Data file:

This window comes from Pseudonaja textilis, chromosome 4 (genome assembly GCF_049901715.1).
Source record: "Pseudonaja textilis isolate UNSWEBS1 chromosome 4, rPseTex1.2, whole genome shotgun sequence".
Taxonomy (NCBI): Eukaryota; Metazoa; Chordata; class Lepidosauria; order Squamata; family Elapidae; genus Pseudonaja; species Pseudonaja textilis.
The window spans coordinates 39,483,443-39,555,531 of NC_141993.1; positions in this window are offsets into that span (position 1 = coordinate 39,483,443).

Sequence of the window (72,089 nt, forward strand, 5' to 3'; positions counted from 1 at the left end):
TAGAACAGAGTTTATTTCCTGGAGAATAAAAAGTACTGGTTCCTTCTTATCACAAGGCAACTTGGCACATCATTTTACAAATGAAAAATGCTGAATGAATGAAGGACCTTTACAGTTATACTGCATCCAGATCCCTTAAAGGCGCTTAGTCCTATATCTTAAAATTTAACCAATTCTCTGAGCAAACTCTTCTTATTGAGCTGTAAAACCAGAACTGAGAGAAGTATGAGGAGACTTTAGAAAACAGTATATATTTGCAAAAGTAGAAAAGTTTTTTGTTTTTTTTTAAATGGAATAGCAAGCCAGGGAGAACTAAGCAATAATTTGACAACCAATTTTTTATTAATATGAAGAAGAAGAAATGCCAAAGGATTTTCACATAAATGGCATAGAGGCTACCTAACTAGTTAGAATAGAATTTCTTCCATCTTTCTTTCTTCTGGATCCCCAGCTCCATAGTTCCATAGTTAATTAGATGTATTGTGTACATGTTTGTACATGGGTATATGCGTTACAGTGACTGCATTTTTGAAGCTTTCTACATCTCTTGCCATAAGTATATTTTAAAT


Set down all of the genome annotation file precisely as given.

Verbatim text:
This window comes from Pseudonaja textilis, chromosome 4 (genome assembly GCF_049901715.1).
Source record: "Pseudonaja textilis isolate UNSWEBS1 chromosome 4, rPseTex1.2, whole genome shotgun sequence".
Taxonomy (NCBI): Eukaryota; Metazoa; Chordata; class Lepidosauria; order Squamata; family Elapidae; genus Pseudonaja; species Pseudonaja textilis.
The window spans coordinates 39,483,443-39,555,531 of NC_141993.1; positions in this window are offsets into that span (position 1 = coordinate 39,483,443).

Sequence of the window (72,089 nt, forward strand, 5' to 3'; positions counted from 1 at the left end):
TAGAACAGAGTTTATTTCCTGGAGAATAAAAAGTACTGGTTCCTTCTTATCACAAGGCAACTTGGCACATCATTTTACAAATGAAAAATGCTGAATGAATGAAGGACCTTTACAGTTATACTGCATCCAGATCCCTTAAAGGCGCTTAGTCCTATATCTTAAAATTTAACCAATTCTCTGAGCAAACTCTTCTTATTGAGCTGTAAAACCAGAACTGAGAGAAGTATGAGGAGACTTTAGAAAACAGTATATATTTGCAAAAGTAGAAAAGTTTTTTGTTTTTTTTTAAATGGAATAGCAAGCCAGGGAGAACTAAGCAATAATTTGACAACCAATTTTTTATTAATATGAAGAAGAAGAAATGCCAAAGGATTTTCACATAAATGGCATAGAGGCTACCTAACTAGTTAGAATAGAATTTCTTCCATCTTTCTTTCTTCTGGATCCCCAGCTCCATAGTTCCATAGTTAATTAGATGTATTGTGTACATGTTTGTACATGGGTATATGCGTTACAGTGACTGCATTTTTGAAGCTTTCTACATCTCTTGCCATAAGTATATTTTAAAT